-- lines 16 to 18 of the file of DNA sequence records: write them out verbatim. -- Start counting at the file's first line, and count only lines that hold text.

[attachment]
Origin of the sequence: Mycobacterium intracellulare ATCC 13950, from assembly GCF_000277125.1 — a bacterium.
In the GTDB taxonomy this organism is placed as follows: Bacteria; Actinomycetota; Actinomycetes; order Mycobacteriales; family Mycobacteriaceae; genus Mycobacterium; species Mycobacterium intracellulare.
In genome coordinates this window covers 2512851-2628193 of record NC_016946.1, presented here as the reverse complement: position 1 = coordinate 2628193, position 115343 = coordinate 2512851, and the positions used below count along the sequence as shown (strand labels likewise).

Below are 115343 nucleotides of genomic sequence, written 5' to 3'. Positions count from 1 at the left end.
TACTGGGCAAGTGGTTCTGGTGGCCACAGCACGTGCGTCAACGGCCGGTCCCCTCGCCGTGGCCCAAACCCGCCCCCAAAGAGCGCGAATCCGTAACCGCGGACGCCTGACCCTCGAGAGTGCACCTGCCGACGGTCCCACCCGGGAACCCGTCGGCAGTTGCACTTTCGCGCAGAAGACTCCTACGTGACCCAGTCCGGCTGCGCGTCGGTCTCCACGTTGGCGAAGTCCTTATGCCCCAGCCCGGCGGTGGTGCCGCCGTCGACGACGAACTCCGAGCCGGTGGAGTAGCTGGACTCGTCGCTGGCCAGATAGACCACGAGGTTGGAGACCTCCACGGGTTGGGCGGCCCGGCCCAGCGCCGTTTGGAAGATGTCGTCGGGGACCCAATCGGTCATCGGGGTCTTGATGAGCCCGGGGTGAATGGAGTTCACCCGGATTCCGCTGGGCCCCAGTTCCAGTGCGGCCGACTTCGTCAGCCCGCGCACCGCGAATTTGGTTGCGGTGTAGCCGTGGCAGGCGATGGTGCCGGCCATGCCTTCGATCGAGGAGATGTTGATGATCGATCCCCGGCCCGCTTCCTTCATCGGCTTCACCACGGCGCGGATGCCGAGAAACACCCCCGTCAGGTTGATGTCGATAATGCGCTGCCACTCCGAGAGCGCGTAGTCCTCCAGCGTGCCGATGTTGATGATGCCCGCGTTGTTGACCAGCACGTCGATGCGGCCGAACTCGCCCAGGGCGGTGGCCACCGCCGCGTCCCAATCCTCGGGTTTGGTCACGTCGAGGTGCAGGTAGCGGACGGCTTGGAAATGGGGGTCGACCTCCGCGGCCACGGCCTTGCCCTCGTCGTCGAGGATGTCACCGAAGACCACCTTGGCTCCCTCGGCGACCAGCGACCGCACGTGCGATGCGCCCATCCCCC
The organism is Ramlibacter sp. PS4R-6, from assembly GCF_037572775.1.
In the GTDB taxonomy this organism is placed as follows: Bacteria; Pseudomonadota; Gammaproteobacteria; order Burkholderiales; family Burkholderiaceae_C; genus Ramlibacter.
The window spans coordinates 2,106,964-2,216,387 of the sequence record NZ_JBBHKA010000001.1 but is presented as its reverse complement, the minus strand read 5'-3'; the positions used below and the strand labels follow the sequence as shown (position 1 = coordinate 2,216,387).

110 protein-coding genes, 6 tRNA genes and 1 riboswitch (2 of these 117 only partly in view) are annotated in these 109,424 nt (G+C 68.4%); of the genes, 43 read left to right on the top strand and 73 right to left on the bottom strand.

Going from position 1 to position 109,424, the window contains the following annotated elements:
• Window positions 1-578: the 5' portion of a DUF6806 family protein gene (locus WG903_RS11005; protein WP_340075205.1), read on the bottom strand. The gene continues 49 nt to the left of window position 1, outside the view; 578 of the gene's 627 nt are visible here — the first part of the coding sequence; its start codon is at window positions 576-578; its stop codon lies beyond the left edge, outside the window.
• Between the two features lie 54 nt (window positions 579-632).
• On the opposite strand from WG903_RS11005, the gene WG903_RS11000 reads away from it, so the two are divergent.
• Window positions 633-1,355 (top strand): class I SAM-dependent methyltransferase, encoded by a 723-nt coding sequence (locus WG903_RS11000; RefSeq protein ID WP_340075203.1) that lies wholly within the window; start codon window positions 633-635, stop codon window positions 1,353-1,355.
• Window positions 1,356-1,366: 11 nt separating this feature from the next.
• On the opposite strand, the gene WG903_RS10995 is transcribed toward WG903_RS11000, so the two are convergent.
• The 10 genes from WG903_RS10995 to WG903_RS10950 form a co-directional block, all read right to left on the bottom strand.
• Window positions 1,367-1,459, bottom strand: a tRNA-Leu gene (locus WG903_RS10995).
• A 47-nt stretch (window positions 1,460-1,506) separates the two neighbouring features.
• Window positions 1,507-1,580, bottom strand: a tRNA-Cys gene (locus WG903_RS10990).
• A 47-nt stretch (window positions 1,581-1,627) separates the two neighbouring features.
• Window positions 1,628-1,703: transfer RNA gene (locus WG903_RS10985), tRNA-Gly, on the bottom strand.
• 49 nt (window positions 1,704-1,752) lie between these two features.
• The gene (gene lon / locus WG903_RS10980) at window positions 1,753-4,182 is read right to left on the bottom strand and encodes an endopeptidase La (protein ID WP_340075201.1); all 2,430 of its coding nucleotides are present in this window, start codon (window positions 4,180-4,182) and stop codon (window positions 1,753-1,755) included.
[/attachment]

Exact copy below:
• On the opposite strand, the gene WG903_RS10995 is transcribed toward WG903_RS11000, so the two are convergent.
• The 10 genes from WG903_RS10995 to WG903_RS10950 form a co-directional block, all read right to left on the bottom strand.
• Window positions 1,367-1,459, bottom strand: a tRNA-Leu gene (locus WG903_RS10995).